The interplay of the Treaty and the Parties

The contracting parties to the treaty shall have an assembly(Article 21). This assembly will consist of an alternate delegate, expert and advisor who will deal with the matter relating to maintenance and development of the treaty with its application and operation. Apart from the WIPO, member state and the EU members, the assembly is qualified to give admission to competent intergovernmental organizations(Article 23) to become a part of the treaty. The assembly of members can organize diplomatic conferences for discussion of the treaty and vote on the same to pass any resolution. Each contracting party who is a member state shall have a single vote each. 

The interplay of the parties as a part of the assembly keeps check on the terms of the treaty and passes any decision, only by consensus, to establish its own rules. This instils equality among members and increases their trust in the treaty.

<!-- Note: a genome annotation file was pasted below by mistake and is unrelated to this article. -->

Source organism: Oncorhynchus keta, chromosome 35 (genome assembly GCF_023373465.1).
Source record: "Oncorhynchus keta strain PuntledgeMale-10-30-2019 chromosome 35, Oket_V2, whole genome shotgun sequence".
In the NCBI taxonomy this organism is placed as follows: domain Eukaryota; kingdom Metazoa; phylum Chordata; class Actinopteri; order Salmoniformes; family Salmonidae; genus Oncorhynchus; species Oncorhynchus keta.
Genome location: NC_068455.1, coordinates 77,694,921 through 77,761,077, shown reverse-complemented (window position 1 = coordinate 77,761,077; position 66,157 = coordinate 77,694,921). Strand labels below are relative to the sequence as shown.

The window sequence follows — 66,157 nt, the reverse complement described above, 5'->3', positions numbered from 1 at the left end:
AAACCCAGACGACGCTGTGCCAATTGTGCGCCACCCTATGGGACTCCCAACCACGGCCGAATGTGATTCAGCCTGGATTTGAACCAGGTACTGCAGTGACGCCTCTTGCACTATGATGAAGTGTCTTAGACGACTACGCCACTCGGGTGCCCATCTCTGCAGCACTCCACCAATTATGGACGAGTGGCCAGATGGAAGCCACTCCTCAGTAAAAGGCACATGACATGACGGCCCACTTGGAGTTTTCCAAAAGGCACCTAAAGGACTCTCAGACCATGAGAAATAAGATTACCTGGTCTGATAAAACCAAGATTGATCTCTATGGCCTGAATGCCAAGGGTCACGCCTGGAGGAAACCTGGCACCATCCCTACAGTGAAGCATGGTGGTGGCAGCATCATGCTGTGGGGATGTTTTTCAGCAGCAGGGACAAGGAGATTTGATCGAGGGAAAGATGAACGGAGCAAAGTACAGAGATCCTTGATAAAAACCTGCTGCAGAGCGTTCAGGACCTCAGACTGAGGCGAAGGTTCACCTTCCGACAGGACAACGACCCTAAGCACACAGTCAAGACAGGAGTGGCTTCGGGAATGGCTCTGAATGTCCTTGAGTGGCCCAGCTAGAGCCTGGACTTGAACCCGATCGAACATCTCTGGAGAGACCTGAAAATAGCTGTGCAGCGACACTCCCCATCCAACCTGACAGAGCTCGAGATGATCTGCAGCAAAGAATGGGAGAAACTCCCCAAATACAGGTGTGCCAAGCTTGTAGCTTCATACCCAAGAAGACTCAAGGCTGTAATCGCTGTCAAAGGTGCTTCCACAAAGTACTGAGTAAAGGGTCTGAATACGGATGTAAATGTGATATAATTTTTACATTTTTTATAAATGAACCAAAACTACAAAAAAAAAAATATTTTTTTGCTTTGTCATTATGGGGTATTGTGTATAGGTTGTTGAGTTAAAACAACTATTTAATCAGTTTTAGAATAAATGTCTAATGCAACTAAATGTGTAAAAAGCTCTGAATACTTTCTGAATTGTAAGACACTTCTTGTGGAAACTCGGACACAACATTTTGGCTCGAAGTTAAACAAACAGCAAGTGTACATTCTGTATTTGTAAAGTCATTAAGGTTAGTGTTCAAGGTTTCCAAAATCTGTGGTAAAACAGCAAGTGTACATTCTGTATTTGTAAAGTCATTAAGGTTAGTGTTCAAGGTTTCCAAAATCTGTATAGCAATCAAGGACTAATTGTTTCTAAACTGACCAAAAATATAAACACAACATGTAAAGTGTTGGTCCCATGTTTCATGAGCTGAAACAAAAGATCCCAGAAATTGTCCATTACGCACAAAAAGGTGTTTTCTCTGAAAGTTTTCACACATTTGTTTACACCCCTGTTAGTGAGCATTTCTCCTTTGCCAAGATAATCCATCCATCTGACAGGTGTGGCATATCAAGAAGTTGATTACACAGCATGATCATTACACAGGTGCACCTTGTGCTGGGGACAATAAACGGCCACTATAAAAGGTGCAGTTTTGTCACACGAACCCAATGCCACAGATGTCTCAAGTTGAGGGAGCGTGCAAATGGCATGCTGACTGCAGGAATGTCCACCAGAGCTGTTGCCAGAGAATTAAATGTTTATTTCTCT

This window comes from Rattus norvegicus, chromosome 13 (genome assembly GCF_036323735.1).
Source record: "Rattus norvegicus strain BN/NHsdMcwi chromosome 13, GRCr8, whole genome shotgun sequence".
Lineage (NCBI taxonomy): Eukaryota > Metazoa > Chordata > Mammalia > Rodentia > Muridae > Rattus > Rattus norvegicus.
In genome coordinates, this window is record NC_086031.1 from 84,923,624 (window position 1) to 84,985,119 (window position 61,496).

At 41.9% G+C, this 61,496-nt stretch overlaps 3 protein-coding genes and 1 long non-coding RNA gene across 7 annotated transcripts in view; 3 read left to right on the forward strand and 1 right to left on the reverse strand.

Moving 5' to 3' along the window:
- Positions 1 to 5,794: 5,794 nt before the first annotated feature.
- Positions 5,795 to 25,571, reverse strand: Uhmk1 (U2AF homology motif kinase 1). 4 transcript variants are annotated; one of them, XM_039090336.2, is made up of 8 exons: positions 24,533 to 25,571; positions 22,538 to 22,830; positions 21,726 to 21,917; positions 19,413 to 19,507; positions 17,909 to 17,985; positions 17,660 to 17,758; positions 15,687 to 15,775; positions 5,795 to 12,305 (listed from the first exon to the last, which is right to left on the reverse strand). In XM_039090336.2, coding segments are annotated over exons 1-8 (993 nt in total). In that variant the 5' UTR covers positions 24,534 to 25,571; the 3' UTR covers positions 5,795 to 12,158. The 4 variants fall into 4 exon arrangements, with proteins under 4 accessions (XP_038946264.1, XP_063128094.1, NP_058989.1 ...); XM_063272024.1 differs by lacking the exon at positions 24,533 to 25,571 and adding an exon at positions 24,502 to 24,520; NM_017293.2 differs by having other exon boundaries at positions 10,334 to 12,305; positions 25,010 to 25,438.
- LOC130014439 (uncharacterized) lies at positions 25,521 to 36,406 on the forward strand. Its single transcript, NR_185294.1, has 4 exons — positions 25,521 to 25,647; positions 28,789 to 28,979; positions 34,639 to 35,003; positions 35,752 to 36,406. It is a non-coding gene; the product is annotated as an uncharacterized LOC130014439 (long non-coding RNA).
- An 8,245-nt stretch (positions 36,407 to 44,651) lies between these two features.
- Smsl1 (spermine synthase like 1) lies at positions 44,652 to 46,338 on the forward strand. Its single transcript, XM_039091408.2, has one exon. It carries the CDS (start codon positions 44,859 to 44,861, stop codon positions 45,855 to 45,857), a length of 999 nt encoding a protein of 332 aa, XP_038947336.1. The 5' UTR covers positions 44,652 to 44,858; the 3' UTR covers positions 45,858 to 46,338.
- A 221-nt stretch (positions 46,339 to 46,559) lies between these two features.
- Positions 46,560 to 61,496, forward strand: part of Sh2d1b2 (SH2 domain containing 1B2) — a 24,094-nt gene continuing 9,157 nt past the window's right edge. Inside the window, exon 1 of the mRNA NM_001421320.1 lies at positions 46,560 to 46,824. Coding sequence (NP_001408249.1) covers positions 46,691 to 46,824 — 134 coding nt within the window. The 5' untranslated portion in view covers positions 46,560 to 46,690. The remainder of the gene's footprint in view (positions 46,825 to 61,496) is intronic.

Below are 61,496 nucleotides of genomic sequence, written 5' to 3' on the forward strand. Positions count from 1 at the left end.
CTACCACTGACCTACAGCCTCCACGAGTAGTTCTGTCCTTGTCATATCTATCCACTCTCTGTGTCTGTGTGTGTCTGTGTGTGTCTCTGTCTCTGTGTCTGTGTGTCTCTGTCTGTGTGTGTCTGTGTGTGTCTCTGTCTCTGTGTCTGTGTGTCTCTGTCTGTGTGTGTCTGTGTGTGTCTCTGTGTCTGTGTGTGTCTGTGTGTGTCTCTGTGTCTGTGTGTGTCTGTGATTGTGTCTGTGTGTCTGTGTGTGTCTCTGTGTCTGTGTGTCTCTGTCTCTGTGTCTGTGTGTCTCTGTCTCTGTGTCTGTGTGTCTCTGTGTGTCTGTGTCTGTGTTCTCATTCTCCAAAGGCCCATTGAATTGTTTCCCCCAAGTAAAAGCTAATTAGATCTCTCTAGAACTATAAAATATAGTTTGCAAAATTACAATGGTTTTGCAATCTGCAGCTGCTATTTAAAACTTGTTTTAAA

India’s role in the BTAP

BTAP is an inclusive treaty that is steadily being widely accepted, with the 42 member states as signatories to the treaty. India is not a party to the treaty as of now. India must consider signing the treaty. One of the major reasons is to preserve the rich and hereditary traditional arts performed by the artists. The treaty protects the cultural diversity brought in literary works and music in audiovisual format. To protect the traditional folktales from becoming extinct and improve their status on the global level, India must sign the treaty.